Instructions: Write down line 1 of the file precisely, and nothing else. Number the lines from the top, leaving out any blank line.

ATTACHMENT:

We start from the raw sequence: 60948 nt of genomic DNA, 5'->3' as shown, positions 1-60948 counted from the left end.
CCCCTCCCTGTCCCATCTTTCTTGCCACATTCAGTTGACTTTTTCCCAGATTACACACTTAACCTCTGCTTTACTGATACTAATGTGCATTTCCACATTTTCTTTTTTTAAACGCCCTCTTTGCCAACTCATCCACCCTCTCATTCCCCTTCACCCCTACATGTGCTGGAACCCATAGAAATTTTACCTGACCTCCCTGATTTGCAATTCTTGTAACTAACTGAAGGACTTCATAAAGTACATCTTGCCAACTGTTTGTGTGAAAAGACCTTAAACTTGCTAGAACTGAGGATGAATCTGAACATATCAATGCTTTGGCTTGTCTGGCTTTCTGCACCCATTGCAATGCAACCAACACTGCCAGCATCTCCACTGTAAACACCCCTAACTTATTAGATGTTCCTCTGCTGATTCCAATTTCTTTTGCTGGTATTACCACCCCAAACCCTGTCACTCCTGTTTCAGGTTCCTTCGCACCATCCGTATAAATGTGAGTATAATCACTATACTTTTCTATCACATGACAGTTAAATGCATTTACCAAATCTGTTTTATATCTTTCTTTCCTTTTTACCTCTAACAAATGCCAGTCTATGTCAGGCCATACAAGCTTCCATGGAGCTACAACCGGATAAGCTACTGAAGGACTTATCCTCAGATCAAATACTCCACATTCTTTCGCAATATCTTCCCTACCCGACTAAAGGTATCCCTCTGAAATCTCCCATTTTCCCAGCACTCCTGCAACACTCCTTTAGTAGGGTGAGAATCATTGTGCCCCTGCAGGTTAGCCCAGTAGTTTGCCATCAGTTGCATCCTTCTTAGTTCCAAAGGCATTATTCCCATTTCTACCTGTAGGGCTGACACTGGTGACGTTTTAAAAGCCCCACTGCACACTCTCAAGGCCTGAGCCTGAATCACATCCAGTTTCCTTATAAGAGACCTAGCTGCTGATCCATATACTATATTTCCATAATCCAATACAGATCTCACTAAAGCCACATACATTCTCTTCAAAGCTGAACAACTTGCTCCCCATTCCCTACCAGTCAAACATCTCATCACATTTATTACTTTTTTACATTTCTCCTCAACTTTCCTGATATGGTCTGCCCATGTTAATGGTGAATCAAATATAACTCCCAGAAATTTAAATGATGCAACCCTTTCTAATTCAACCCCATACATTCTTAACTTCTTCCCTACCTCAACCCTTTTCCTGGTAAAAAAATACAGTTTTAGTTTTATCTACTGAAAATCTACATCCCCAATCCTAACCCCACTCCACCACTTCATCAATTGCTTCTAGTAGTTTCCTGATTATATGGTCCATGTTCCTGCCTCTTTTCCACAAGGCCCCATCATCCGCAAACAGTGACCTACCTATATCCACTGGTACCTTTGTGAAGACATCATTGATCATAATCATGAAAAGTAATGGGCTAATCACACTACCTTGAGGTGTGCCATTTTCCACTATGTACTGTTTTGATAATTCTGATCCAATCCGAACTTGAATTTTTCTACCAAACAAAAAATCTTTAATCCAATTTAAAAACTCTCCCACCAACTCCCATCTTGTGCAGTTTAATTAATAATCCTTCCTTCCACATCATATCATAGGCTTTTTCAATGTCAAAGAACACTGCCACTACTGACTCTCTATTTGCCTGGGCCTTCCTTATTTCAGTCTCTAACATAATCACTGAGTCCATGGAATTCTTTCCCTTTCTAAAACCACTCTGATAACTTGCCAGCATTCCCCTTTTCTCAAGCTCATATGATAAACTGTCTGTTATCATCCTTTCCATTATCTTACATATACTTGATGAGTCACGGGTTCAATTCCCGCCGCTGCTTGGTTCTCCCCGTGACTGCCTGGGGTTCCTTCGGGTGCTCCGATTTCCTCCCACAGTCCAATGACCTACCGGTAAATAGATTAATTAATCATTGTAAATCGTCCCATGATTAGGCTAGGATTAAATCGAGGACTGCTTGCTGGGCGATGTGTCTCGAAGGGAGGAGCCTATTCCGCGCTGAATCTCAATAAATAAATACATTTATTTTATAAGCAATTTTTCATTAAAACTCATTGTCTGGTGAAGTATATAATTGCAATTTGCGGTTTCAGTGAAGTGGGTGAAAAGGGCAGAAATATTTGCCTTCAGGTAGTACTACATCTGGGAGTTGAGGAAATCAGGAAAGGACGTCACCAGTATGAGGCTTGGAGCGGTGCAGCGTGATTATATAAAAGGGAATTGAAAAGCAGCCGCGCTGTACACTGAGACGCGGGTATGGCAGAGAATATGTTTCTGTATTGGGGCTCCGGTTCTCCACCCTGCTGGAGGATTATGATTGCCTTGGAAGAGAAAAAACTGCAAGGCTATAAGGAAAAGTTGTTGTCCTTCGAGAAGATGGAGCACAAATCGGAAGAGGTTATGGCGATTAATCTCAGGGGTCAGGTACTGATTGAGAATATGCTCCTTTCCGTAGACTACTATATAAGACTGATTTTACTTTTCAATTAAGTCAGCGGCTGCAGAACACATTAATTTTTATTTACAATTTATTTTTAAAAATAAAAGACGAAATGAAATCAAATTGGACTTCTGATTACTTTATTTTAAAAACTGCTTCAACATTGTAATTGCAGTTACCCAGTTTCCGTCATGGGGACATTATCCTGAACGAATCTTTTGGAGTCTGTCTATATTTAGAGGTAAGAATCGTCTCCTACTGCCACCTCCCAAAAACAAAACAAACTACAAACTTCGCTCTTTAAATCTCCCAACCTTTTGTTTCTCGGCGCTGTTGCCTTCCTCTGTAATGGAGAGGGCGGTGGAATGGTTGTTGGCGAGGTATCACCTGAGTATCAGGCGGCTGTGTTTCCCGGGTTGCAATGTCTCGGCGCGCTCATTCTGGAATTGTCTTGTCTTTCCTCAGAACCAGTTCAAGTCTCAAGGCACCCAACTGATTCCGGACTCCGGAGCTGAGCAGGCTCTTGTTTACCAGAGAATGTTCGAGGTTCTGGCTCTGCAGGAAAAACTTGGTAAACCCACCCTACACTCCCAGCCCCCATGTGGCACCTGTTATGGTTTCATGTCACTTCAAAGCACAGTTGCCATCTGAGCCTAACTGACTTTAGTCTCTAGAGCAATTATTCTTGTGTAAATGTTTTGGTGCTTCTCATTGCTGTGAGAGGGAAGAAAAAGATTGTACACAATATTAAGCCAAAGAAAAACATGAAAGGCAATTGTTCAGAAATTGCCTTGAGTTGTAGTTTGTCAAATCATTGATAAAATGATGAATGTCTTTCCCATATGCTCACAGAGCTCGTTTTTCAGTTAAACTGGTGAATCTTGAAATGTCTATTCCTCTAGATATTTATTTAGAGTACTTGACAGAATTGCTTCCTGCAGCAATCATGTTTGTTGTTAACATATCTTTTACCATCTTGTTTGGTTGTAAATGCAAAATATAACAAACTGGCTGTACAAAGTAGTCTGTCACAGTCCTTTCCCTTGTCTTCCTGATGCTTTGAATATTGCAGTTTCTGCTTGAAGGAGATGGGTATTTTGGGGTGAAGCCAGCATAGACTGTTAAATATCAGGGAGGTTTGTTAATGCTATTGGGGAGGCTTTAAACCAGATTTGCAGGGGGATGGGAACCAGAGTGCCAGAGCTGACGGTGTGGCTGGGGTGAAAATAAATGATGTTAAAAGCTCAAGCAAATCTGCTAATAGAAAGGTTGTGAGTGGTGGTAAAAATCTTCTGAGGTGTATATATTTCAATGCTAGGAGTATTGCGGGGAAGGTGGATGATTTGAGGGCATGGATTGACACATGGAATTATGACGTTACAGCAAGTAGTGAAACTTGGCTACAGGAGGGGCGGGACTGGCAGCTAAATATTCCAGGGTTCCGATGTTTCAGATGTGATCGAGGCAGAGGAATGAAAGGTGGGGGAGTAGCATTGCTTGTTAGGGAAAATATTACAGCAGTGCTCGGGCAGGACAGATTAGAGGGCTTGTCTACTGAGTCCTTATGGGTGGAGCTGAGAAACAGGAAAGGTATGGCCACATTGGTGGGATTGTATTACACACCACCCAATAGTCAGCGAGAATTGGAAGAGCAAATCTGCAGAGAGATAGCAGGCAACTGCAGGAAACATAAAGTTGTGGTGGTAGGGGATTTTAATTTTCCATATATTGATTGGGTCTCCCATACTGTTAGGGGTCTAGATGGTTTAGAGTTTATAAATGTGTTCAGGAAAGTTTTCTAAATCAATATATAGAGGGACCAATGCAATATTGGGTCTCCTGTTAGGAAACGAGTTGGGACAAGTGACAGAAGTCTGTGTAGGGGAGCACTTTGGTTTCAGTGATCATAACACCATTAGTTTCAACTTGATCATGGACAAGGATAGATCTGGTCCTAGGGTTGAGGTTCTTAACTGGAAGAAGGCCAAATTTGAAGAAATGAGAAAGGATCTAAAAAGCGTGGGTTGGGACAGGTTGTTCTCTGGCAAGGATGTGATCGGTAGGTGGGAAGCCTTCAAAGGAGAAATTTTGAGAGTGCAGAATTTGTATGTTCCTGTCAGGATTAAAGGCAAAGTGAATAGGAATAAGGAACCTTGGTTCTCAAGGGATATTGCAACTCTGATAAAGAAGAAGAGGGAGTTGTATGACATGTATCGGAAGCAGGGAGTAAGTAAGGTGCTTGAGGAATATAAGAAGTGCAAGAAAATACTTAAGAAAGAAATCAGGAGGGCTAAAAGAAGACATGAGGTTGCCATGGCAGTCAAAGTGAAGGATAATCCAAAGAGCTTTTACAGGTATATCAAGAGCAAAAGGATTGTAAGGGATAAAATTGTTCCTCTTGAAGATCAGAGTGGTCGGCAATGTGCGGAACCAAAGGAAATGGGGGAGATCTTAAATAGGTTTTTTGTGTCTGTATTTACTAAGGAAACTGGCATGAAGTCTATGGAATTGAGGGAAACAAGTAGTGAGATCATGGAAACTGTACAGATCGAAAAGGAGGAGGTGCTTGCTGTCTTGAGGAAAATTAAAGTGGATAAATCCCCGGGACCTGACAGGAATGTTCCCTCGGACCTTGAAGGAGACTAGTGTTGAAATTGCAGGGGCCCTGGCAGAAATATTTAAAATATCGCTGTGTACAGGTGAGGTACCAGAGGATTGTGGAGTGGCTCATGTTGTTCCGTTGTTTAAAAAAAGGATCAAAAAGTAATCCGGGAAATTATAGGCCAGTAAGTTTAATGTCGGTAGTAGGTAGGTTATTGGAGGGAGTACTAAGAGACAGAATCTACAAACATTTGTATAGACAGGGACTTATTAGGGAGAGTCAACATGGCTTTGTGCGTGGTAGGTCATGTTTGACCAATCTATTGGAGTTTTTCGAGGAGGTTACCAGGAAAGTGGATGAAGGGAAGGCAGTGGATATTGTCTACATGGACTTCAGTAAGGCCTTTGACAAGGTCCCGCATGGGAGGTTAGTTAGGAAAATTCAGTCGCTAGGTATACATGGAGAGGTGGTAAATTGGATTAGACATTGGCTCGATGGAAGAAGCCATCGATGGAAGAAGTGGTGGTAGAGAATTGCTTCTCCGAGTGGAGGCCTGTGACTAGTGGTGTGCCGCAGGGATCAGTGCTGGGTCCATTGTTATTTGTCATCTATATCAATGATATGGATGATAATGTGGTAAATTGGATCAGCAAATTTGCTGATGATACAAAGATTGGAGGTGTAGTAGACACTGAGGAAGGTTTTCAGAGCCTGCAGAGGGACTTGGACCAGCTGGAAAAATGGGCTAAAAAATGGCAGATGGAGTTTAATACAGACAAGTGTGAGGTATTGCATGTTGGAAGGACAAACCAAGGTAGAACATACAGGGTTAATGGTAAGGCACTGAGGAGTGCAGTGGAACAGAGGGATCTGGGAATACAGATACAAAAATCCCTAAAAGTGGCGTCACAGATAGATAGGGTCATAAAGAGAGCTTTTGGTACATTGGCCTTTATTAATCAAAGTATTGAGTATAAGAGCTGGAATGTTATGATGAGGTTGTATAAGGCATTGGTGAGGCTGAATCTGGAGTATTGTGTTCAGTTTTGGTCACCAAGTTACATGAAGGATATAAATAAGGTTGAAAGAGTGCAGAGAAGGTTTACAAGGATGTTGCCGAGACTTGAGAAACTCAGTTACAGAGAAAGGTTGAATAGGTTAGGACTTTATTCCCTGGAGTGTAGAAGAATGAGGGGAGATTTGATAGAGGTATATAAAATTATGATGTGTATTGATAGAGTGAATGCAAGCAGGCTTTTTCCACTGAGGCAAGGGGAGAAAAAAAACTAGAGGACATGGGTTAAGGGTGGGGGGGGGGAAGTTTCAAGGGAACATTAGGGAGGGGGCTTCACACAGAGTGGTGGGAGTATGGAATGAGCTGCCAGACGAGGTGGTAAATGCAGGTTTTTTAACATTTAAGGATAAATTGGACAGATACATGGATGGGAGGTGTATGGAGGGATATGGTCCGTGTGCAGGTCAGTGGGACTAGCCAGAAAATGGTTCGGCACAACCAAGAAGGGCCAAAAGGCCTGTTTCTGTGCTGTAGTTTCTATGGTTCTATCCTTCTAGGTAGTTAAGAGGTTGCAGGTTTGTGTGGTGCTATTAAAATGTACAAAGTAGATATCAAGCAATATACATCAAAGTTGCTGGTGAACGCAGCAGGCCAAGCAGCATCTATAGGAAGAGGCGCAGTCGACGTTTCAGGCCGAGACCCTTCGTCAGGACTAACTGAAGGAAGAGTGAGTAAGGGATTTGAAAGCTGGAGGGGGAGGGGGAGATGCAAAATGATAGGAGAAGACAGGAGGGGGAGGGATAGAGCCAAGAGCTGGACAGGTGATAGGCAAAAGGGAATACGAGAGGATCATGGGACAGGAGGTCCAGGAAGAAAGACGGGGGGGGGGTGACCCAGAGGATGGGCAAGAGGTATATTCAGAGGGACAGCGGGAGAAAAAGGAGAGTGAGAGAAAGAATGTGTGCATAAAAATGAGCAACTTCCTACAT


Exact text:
We start from the raw sequence: 60948 nt of genomic DNA, 5'->3' as shown, positions 1-60948 counted from the left end.